Many big brands don’t own an idea at all.
JCPenny, or JCP as they’d like us to say, doesn’t own an idea. They’re trying desperately to be younger, cooler and more hip than they used to be, but the name change and the slick new execution of their print advertising doesn’t make up for the lack of a relevant idea. They’re closing stores by the hundreds, and are destined to become yet another retail dinosaur.
Whether you’re selling insurance or chewing gum, building a brand begins with a simple idea.
Anybody can borrow some money, hang up a shingle and start their own business. But the companies that last — the ones that become iconic brands — almost always start with a clearly defined, highly demonstrable idea that goes beyond just the product or service.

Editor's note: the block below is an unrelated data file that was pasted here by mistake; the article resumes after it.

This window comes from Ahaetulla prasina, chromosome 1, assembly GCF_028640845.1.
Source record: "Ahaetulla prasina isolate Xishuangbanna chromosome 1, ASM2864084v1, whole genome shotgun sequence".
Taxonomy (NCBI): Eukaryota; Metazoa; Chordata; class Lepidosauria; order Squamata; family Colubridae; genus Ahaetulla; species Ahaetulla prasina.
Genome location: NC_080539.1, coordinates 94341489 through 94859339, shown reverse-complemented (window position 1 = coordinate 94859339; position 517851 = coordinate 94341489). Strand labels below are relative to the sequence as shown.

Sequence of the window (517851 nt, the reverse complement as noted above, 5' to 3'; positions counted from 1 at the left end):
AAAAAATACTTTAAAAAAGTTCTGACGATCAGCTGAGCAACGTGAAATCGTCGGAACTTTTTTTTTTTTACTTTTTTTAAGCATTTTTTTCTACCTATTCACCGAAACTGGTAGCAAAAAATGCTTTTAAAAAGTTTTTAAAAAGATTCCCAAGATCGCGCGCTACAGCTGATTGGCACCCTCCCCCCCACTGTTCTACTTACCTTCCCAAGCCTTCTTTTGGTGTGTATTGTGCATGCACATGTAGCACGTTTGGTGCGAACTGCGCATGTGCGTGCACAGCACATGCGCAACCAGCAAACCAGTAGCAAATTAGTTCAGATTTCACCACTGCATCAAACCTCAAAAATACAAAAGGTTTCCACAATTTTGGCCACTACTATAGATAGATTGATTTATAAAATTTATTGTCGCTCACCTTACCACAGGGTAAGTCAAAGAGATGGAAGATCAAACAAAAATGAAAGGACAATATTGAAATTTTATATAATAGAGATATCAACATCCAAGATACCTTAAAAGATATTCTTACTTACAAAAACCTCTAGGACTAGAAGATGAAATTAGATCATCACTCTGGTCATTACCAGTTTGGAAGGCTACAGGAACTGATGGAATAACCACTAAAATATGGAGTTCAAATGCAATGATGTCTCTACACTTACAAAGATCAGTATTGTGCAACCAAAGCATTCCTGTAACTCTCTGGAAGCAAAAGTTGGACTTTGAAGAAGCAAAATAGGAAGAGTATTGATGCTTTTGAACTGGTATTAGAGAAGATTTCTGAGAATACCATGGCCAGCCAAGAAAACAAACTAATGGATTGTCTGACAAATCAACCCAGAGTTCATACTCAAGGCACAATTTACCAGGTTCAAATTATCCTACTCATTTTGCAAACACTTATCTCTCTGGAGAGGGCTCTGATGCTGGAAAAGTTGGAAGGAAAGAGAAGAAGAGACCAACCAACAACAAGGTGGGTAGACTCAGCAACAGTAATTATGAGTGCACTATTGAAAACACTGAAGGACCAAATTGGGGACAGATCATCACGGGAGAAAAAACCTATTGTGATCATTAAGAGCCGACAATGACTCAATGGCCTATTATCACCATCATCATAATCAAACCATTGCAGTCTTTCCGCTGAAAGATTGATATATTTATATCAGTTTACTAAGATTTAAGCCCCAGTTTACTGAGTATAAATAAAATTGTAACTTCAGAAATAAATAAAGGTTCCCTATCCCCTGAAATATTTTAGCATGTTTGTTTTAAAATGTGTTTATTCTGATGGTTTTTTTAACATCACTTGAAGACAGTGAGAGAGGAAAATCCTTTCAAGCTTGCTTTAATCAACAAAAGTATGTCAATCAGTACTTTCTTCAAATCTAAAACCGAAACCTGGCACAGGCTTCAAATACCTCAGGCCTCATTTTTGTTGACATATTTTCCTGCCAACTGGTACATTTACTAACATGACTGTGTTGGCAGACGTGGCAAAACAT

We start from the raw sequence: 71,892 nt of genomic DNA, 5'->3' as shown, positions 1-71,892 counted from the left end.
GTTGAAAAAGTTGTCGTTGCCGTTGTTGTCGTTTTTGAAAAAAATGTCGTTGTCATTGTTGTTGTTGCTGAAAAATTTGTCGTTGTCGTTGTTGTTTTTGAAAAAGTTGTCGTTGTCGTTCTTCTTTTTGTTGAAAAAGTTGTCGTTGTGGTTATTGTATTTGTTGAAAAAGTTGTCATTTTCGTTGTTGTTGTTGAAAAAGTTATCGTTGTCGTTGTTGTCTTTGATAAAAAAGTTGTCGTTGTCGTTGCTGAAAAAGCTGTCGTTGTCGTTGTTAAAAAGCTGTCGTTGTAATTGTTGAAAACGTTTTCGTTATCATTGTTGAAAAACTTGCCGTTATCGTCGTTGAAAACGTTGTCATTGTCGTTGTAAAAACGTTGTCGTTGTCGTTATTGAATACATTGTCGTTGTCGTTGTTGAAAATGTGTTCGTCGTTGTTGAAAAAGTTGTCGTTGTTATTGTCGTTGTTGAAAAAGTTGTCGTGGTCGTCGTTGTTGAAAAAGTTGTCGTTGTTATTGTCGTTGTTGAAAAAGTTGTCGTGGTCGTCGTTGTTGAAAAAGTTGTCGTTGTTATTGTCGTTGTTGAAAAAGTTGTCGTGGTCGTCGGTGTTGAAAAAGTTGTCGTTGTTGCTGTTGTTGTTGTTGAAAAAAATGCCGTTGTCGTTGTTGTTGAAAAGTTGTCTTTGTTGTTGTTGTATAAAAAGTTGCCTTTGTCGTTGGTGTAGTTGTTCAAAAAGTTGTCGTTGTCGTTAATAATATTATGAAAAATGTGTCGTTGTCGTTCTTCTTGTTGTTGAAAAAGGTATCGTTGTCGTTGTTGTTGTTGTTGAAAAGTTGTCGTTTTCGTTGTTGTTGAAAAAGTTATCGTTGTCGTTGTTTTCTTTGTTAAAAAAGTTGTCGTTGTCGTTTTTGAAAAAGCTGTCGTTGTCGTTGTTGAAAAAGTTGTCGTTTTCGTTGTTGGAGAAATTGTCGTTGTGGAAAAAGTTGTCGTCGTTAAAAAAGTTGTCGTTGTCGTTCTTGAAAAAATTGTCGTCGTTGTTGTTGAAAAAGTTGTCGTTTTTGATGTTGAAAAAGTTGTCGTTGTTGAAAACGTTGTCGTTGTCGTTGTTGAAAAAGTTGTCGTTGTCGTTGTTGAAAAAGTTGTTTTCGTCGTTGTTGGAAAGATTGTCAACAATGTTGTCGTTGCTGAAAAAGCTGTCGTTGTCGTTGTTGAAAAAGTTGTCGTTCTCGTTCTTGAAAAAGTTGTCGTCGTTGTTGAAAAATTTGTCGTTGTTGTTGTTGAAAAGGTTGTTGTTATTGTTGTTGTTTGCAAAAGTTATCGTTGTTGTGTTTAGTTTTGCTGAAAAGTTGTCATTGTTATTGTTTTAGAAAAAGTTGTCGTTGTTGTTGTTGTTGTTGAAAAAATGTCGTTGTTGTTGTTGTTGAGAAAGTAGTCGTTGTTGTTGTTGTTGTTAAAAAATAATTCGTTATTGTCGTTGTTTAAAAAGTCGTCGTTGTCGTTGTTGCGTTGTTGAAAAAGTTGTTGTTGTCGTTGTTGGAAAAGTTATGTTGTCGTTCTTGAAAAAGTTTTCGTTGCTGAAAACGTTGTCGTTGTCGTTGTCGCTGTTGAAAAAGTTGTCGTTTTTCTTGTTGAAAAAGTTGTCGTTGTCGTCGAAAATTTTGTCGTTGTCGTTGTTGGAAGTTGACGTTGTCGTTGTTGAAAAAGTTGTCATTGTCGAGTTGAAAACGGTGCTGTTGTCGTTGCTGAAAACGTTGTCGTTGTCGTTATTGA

Do you need ideas? Need help with your brand messaging? Get started right away. Click here.
Want to learn more about how to build a brand? Try this post.
7 thoughts on “How to build a brand… First, own an idea.”
Advertising has been maligned in recent years as difficult to measure, but as a branding medium, I still believe it takes center stage. Several years ago the AAF launched a campaign to show that advertising was how “Great Brands Got to Be Great Brands”, a great campaign developed by Carmichael Lynch and guided by a powerful advisory board of ad and media execs. The ads showed a Coca Cola bottle, a Sunkist orange, an Altoids package and the Energizer Bunny, among others – with “advertising” replacing the name. The name was unnecessary because the brand was iconic.